Farmers who need to reduce the moisture content in their grain should steer clear of advice to run their aeration fans only at night, three grain-drying experts say after comparing different methods.
Chandra Singh and Ronald Larson of OPI Systems Inc., in Calgary and Digvir Jayas, the distinguished professor and Canada Research chair in stored grain ecosystems at the University of Manitoba say the “fan on only at night” strategy has been promoted at a number of farm meetings this year.
“My main concern is that if farmers start using that approach sooner or later someone will have spoiled grain because their moisture was too high and aeration alone will not do the drying,” Jayas said in an interview. “And then they’re going to say, ‘Why did no one warn me?’”
Farmers need to know the difference between aeration and grain drying.
“Grain is a biological material,” he said. “You need to understand many complex factors. We should not confuse aerating the grain with drying the grain. Those are two very different terms and have different objectives. Aeration is for cooling the grain and removing a little bit of moisture and drying is really what removes the moisture and requires optimization of many parameters.”
Ideally aeration fans should be turned on when the air being pushed through the grain removes moisture and turned off when the air adds moisture. Even then there are exceptions, since that approach can result in excess drying, especially of grain in the bottom of a bin. Since drier grain is lighter, there are fewer tonnes to sell.
The trick is knowing when the air can remove moisture and when it’s adding it.
Natural air drying is governed by the principle of Equilibrium Moisture Content (EMC), which is the moisture content grain will attain if exposed to air at a specific relative humidity and temperature for a long enough period of time.
“If the EMC of the air delivered to the grain (plenum EMC), including fan and heater warming, is lower than the grain moisture content, moisture will be released from the grain to surrounding air (which results in) drying (the grain),” the paper says.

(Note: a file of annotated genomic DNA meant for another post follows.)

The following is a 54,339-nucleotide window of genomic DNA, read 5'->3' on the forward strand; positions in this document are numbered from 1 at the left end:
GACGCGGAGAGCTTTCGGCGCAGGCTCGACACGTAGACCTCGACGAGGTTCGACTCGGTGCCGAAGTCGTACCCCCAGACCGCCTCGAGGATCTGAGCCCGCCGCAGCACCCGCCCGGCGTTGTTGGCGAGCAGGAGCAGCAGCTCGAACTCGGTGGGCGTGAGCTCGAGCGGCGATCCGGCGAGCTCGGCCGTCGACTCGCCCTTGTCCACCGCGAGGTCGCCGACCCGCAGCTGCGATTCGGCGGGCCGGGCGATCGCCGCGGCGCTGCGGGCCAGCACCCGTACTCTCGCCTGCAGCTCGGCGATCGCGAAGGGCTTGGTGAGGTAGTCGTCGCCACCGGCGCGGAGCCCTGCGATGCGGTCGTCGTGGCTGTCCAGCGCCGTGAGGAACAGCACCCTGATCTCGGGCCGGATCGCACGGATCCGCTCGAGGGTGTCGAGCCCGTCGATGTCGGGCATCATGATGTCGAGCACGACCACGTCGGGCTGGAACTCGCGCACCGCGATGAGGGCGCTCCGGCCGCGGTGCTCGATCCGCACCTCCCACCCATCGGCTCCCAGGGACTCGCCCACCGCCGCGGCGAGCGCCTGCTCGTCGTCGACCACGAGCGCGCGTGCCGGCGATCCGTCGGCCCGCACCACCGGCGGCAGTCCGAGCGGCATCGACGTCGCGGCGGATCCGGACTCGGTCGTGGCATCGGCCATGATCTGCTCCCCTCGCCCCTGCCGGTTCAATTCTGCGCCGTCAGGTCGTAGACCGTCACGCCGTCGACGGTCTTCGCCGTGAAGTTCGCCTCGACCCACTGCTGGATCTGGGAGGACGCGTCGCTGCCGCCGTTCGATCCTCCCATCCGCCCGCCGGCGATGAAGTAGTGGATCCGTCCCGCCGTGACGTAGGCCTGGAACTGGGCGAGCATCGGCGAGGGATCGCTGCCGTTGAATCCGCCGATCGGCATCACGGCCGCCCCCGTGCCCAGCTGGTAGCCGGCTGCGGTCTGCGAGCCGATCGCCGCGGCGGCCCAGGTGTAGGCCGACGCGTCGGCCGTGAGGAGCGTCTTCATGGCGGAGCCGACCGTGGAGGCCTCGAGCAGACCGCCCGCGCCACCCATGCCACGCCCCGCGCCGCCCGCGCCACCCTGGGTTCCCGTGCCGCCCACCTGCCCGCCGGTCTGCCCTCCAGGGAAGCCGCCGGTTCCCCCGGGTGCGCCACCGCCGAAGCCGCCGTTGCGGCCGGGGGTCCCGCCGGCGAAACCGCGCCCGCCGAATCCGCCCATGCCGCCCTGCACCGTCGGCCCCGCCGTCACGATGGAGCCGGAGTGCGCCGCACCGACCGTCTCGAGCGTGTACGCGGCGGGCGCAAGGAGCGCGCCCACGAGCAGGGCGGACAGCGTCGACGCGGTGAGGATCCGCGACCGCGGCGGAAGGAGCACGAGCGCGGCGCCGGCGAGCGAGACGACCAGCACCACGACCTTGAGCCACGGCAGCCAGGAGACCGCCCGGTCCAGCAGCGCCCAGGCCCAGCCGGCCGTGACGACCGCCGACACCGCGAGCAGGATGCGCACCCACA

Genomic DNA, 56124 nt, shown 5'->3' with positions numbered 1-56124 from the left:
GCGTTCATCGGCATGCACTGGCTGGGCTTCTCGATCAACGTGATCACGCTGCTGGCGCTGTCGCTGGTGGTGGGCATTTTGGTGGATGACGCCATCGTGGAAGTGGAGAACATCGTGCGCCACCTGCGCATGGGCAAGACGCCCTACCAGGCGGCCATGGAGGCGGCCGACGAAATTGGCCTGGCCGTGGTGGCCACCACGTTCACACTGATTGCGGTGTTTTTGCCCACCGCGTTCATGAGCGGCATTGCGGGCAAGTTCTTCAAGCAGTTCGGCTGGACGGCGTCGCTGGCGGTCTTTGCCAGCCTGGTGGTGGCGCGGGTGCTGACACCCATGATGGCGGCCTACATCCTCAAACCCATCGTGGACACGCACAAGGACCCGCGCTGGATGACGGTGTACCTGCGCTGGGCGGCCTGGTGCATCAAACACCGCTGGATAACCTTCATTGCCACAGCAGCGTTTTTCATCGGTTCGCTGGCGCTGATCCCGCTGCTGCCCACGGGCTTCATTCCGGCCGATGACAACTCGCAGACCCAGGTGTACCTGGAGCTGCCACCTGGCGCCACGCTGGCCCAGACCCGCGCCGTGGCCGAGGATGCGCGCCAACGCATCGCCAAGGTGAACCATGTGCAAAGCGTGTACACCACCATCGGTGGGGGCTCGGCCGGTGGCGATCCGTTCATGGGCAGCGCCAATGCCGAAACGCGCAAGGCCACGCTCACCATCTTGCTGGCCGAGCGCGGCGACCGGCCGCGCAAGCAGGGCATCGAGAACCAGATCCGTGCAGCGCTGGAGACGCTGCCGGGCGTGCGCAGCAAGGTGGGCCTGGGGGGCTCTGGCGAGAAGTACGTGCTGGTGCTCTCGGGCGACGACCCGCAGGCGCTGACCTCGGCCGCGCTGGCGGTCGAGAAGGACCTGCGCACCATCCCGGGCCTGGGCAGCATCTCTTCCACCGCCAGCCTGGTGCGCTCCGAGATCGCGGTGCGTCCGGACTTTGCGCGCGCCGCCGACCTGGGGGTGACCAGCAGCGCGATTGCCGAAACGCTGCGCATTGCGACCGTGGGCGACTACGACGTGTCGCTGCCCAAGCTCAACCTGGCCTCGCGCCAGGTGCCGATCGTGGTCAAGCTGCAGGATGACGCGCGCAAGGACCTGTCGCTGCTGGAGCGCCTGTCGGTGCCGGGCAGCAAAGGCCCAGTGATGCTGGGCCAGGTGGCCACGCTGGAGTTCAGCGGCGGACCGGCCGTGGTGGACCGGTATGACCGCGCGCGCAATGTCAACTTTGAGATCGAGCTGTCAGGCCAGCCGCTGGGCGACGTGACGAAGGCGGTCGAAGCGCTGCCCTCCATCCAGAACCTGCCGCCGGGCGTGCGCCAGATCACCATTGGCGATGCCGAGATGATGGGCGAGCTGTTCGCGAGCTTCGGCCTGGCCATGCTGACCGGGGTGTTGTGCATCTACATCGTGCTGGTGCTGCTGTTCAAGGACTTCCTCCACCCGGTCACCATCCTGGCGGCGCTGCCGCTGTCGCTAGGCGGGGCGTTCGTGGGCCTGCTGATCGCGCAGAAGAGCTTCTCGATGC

There are charts and other tools (see sidebar) farmers can use to determine when aeration will remove or add moisture to their grain.
There are also automated systems that use in-bin sensors and a computer program to do the job.
Ideally farmers will calculate when to operate their fans, but rather than just guessing it’s better to leave them on, Jayas said. At times moisture will be added, but often the bottom layer of grain is overly dried. Continuously running the fan will result in more uniform moisture levels throughout the bin, he said.
For an aeration system to work, the right size of fan needs to be used, based on the moisture content of the grain, Jayas said. If the fan is undersized, one option is to put less grain in the bin.
“We found that the fan ‘on during night only’ control strategy gave very poor drying results in comparison to other control strategies, especially the inability to complete the drying cycle in the time required,” the research paper said.
The goal should be to complete grain drying by Nov. 15, he said, because by then the air is usually getting too cold to do much drying. Cold air holds less water vapour.
“A low temperature would help in keeping the grain safer, just like we put food in the fridge, but the challenge is if in the springtime you have not completed the drying then the top layer (of grain) will be wet, the temperature would increase and that’s where the spoilage would occur,” he said.